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The U.S. Navy Littoral Combat Ship USS Gabrielle Giffords fired an anti-ship missile at a target vessel during an Oct. 1, 2019 exercise off the coast of Guam.
The missile-shot signals an important, if greatly delayed, expansion of the LCS’s weapons capability. The two-variant class for years has come under fire for being lightly-built and under-armed for major warfare.
Gabrielle Giffords, a triple-hull Independence-variant of the LCS, launched a Naval Strike Missile at the ex-USS Ford, a decommissioned frigate, as part of a joint sink exercise, or SINKEX, that also involved the Republic of Singapore Navy.
The Naval Strike Missile is a new addition to the LCS. The 13-feet-long, sea-skimming missile weighs 900 pounds and can strike targets as far as 100 miles away, making it by far the LCS’s most powerful weapon.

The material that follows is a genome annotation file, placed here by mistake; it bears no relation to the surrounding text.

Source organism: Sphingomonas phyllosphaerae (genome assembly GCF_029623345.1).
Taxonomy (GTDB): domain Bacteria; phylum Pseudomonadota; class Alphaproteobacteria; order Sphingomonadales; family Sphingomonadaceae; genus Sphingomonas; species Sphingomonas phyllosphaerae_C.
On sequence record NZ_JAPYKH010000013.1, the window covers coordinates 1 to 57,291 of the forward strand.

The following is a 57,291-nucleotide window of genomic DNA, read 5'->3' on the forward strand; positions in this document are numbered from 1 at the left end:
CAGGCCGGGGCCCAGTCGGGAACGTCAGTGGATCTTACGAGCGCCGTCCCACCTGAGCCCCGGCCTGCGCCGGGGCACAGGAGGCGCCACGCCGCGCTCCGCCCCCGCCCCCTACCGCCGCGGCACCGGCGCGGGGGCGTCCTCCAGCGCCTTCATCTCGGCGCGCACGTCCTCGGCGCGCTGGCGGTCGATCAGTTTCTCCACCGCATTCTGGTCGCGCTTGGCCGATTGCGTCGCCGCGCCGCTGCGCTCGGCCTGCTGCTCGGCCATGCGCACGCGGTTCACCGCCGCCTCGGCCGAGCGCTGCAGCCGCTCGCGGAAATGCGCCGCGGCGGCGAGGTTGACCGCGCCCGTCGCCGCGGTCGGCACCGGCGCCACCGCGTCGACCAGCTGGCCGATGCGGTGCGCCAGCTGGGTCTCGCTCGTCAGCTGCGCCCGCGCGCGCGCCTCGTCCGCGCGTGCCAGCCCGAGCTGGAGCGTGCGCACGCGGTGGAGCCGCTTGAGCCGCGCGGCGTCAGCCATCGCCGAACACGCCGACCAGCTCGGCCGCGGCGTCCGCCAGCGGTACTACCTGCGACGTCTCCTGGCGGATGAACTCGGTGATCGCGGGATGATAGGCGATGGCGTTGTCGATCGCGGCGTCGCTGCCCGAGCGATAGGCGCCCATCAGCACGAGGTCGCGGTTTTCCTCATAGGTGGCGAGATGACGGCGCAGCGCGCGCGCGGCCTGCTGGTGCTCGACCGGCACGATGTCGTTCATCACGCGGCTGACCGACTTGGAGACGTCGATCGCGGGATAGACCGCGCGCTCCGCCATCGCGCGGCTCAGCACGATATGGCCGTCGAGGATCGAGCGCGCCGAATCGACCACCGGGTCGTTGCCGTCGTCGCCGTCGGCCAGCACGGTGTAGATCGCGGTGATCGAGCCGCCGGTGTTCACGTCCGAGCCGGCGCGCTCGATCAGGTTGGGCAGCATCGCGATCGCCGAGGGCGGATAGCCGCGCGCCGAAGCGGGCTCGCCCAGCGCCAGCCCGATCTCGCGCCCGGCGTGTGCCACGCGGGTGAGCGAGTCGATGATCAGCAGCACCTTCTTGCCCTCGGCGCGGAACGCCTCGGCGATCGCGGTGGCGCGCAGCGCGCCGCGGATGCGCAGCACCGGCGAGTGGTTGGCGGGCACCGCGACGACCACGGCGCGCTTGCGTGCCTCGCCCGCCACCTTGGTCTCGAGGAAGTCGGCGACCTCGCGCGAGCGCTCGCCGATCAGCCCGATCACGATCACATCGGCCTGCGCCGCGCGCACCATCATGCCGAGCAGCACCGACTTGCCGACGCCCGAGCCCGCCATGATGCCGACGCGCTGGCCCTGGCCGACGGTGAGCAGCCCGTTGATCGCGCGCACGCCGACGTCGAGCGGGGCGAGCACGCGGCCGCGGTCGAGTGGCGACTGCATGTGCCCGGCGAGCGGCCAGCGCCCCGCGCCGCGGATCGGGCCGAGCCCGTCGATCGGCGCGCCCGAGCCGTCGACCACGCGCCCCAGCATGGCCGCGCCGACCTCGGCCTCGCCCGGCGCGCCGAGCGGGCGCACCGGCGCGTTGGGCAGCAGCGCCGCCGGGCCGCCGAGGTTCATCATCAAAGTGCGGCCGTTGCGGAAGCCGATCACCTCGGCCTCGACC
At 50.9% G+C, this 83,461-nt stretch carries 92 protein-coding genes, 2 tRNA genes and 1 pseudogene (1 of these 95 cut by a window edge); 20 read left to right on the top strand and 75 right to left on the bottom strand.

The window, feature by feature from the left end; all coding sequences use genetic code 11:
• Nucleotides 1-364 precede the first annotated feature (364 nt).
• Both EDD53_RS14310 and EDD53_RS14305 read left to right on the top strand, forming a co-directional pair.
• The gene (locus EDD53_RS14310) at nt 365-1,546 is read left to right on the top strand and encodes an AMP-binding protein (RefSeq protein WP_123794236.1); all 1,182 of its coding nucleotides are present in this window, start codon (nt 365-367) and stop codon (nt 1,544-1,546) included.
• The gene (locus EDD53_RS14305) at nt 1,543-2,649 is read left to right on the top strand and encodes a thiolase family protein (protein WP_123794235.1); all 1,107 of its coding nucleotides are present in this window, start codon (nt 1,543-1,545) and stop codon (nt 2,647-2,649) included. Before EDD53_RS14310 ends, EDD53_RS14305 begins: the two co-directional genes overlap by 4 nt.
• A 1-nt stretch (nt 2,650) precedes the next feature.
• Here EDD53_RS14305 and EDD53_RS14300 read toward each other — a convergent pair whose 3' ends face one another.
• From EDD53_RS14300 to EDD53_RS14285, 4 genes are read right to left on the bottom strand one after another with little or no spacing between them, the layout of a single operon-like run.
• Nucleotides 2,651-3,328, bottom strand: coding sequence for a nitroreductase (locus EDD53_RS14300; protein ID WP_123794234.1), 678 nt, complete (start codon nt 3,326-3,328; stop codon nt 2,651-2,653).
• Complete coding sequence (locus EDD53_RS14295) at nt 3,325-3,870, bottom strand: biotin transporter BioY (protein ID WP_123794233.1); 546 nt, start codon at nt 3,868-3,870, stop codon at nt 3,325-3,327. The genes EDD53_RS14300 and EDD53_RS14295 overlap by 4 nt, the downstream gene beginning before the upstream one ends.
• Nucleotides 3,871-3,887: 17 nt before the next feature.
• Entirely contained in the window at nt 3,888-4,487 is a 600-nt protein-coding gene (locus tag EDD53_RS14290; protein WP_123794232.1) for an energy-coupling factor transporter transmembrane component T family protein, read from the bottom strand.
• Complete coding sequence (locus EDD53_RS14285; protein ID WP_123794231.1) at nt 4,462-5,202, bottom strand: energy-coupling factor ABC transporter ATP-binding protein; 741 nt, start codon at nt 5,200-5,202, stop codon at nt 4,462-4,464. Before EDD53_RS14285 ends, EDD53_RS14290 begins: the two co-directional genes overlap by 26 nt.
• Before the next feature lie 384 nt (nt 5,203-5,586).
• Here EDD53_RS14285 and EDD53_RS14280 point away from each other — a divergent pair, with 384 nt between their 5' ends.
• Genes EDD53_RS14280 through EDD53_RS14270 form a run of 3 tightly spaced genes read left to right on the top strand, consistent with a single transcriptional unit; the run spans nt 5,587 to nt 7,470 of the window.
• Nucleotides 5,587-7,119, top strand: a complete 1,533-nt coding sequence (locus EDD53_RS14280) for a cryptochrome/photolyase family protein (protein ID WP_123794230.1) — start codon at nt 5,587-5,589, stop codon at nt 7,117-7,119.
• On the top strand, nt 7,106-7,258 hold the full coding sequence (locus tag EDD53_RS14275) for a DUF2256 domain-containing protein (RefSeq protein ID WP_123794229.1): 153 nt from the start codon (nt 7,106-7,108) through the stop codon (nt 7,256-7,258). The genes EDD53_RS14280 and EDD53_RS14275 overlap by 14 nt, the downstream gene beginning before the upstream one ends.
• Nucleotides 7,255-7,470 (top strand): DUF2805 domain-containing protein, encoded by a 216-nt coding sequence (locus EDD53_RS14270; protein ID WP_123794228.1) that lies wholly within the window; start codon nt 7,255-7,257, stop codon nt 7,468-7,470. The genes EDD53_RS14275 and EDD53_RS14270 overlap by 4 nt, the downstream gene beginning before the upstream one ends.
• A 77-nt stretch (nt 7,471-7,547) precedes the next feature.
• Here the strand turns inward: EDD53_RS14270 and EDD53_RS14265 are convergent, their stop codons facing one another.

An LCS can be fitted with two quad launchers for the Norwegian-designed missile. Giffords is the first of the 3,000-ton-displacement ships to carry the weapon, although it could become standard on the class.
“That’s a game-changer for LCS,” Rear Adm. Casey Moton, the program executive officer for unmanned and small combatants, told USNI News. “They still have their mission, they still have their focused mission and all the things that they’re going to do in the surface warfare world and in [anti-submarine warfare] and [mine countermeasures.”
But with Naval Strike Missiles in their arsenals, LCSs now pose a threat to even larger enemy surface ships, as well. “Now, every LCS that’s out there can’t be ignored,” Moton said.
The addition of the new missile is a welcome development for the growing LCS force, which after years of developmental problems finally is beginning to send ships out on deployment.
The Navy has spent $30 billion over a period of around two decades in order to acquire just 35 LCSs. Sixteen were in service as of late 2018. Of those 16, four are test ships. Six are training ships. In 2019 just six LCSs in theory are deployable.